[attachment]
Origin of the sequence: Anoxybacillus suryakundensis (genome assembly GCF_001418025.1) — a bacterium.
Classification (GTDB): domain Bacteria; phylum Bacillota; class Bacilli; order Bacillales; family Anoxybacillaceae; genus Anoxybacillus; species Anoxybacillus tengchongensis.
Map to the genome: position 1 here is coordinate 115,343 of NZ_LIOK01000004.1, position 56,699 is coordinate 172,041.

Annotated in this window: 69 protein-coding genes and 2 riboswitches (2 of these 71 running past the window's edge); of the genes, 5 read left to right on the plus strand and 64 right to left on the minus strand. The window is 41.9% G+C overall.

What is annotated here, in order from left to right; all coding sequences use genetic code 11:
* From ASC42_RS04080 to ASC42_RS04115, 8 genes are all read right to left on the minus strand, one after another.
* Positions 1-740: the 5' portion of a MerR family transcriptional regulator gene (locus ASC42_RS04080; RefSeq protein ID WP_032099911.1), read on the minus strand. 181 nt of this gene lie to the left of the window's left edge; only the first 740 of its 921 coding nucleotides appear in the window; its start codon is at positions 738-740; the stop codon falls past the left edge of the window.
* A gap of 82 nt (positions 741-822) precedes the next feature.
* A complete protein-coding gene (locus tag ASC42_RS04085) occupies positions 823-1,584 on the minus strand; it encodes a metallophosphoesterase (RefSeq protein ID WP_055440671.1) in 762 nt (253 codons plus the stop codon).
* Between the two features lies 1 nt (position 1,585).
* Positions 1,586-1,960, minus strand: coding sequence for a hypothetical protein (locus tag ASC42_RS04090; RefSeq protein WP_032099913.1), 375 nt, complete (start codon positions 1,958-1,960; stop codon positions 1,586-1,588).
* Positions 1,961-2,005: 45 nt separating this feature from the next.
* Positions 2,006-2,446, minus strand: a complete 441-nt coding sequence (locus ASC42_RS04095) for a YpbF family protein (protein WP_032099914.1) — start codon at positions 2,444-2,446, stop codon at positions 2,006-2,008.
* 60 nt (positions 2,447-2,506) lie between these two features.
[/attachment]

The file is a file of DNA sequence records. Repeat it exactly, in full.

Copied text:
Origin of the sequence: Anoxybacillus suryakundensis (genome assembly GCF_001418025.1) — a bacterium.
Classification (GTDB): domain Bacteria; phylum Bacillota; class Bacilli; order Bacillales; family Anoxybacillaceae; genus Anoxybacillus; species Anoxybacillus tengchongensis.
Map to the genome: position 1 here is coordinate 115,343 of NZ_LIOK01000004.1, position 56,699 is coordinate 172,041.

Annotated in this window: 69 protein-coding genes and 2 riboswitches (2 of these 71 running past the window's edge); of the genes, 5 read left to right on the plus strand and 64 right to left on the minus strand. The window is 41.9% G+C overall.

What is annotated here, in order from left to right; all coding sequences use genetic code 11:
* From ASC42_RS04080 to ASC42_RS04115, 8 genes are all read right to left on the minus strand, one after another.
* Positions 1-740: the 5' portion of a MerR family transcriptional regulator gene (locus ASC42_RS04080; RefSeq protein ID WP_032099911.1), read on the minus strand. 181 nt of this gene lie to the left of the window's left edge; only the first 740 of its 921 coding nucleotides appear in the window; its start codon is at positions 738-740; the stop codon falls past the left edge of the window.
* A gap of 82 nt (positions 741-822) precedes the next feature.
* A complete protein-coding gene (locus tag ASC42_RS04085) occupies positions 823-1,584 on the minus strand; it encodes a metallophosphoesterase (RefSeq protein ID WP_055440671.1) in 762 nt (253 codons plus the stop codon).
* Between the two features lies 1 nt (position 1,585).
* Positions 1,586-1,960, minus strand: coding sequence for a hypothetical protein (locus tag ASC42_RS04090; RefSeq protein WP_032099913.1), 375 nt, complete (start codon positions 1,958-1,960; stop codon positions 1,586-1,588).
* Positions 1,961-2,005: 45 nt separating this feature from the next.
* Positions 2,006-2,446, minus strand: a complete 441-nt coding sequence (locus ASC42_RS04095) for a YpbF family protein (protein WP_032099914.1) — start codon at positions 2,444-2,446, stop codon at positions 2,006-2,008.
* 60 nt (positions 2,447-2,506) lie between these two features.